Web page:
If I set a 3rd computer as a router.. would I need one network card for the cable modem..and then a network card for each computer (in this case, 3 cards total)? Or can I use one card for the cable modem..and then just one more card and plug that one into the HUB...and have each computer plugged into the hub. Then again, would I be back in square one?
Skunk...may I ask why you are using a router AND a switch? I am curious. Also, what do you have your Connection set to in UT.. LAN or DSL/Cable Modem? Both of my computers are set to LAN.
And as far as your question goes, i'm guessing those ports for UT would have to be open at the firewall.
06-04-2002, 06:04 AM
It's not the hub. It's your bandwith. You are not just sharing your bandwith with your other PC, you are sharing it with your neighborhood. What you are seeing is your bandwith being peaked. I used to be able to play two peeps off of one modem when I first got cable. Then, as the subscribers increased, I couldn't get enough bandwith to play with two PCs on one connection. It sucks, but it is still better than a modem.
06-04-2002, 06:51 AM
Wow maybe I can actually help someone.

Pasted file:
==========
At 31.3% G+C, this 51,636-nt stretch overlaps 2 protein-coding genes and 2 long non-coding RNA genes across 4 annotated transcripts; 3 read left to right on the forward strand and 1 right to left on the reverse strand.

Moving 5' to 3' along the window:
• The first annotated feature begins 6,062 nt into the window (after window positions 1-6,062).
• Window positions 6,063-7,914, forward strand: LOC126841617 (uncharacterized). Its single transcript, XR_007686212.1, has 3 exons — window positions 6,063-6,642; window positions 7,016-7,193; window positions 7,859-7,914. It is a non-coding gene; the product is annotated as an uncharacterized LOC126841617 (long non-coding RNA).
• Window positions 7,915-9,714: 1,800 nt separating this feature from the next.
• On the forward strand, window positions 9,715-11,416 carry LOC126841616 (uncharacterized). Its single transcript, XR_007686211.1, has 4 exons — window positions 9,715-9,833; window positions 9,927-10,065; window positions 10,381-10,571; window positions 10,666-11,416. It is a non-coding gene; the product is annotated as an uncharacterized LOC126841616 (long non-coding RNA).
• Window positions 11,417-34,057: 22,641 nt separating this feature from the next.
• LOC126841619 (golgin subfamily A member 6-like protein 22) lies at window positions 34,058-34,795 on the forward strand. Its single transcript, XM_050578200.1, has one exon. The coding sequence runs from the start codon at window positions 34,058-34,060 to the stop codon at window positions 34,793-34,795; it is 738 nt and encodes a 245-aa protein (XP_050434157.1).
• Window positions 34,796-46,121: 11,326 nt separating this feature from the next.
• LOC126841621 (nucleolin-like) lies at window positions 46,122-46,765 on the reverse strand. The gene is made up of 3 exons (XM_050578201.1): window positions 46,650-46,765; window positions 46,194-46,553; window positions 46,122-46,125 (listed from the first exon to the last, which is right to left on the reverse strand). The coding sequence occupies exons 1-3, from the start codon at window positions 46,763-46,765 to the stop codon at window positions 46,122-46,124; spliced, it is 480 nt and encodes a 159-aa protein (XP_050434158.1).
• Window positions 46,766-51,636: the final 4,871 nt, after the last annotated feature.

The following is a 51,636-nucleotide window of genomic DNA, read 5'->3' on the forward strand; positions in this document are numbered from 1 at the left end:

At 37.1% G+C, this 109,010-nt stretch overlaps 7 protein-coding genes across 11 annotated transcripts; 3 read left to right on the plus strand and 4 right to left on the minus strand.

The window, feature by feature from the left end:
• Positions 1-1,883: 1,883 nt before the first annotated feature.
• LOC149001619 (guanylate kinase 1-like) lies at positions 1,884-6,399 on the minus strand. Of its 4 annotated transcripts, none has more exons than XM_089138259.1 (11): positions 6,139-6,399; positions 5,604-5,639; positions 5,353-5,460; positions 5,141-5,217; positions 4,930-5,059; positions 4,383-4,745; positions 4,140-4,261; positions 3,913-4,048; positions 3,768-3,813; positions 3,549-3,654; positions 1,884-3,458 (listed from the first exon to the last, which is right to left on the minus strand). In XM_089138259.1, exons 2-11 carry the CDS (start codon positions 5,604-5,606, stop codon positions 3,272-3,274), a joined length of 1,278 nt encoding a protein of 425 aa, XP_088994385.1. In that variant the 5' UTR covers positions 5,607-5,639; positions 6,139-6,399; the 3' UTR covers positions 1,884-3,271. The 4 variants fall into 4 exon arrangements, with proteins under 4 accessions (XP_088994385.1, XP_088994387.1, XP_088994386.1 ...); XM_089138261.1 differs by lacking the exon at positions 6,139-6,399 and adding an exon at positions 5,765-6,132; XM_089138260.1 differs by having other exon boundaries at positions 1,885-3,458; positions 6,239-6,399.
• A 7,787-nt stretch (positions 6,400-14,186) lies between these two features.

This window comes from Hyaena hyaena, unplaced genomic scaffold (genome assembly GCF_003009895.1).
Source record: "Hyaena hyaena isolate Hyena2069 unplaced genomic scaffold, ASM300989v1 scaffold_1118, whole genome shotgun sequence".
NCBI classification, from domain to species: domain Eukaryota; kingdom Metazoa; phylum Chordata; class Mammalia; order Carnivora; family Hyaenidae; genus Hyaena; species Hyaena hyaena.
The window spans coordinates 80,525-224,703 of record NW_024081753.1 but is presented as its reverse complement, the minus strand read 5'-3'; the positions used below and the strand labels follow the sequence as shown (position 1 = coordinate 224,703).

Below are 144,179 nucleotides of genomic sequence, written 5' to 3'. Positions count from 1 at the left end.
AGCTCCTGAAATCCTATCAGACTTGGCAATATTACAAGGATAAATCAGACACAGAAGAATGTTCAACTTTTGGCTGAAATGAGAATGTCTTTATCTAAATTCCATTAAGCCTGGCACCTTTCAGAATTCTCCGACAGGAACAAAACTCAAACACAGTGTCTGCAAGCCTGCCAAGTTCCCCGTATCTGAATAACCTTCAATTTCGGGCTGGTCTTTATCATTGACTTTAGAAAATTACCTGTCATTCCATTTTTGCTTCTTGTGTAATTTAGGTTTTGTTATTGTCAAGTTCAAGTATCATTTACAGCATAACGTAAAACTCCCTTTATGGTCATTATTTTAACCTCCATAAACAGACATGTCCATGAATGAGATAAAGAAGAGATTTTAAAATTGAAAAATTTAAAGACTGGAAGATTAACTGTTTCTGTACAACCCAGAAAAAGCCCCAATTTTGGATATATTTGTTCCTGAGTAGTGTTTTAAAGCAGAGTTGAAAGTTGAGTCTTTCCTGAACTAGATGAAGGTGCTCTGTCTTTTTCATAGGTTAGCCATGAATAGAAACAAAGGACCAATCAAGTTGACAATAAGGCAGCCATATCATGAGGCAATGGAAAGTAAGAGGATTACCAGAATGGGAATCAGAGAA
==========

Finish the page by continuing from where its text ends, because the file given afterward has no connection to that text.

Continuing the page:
Skunk, you need to open up TCP ports 7777 and 7778 to play UT.
Not sure if they'll allow it???
Using a PC as a router is NOT a good idea, you will be back to square one because you'll have to use that same hub to connect all your machines, except for the extra NIC that connects to your cable modem. A router will seperate segments to stop collisions but not the way you will be setting it up. Youwill still ahve one segment for your 2 PC's and they will still collide.
What you need to do to maximize your efficiency and get rid of your collisions is get a switch, not a router. Collisions are exactly what they sound like 2 packets trying to access the wire at the same time, can't happen. Collisions are normal in an ethernet enviroment, especially with a hub because a hub does not seperate collision domains. A hub is dumb it just lets everything go and doesn't care if another machine is trying to access the wire.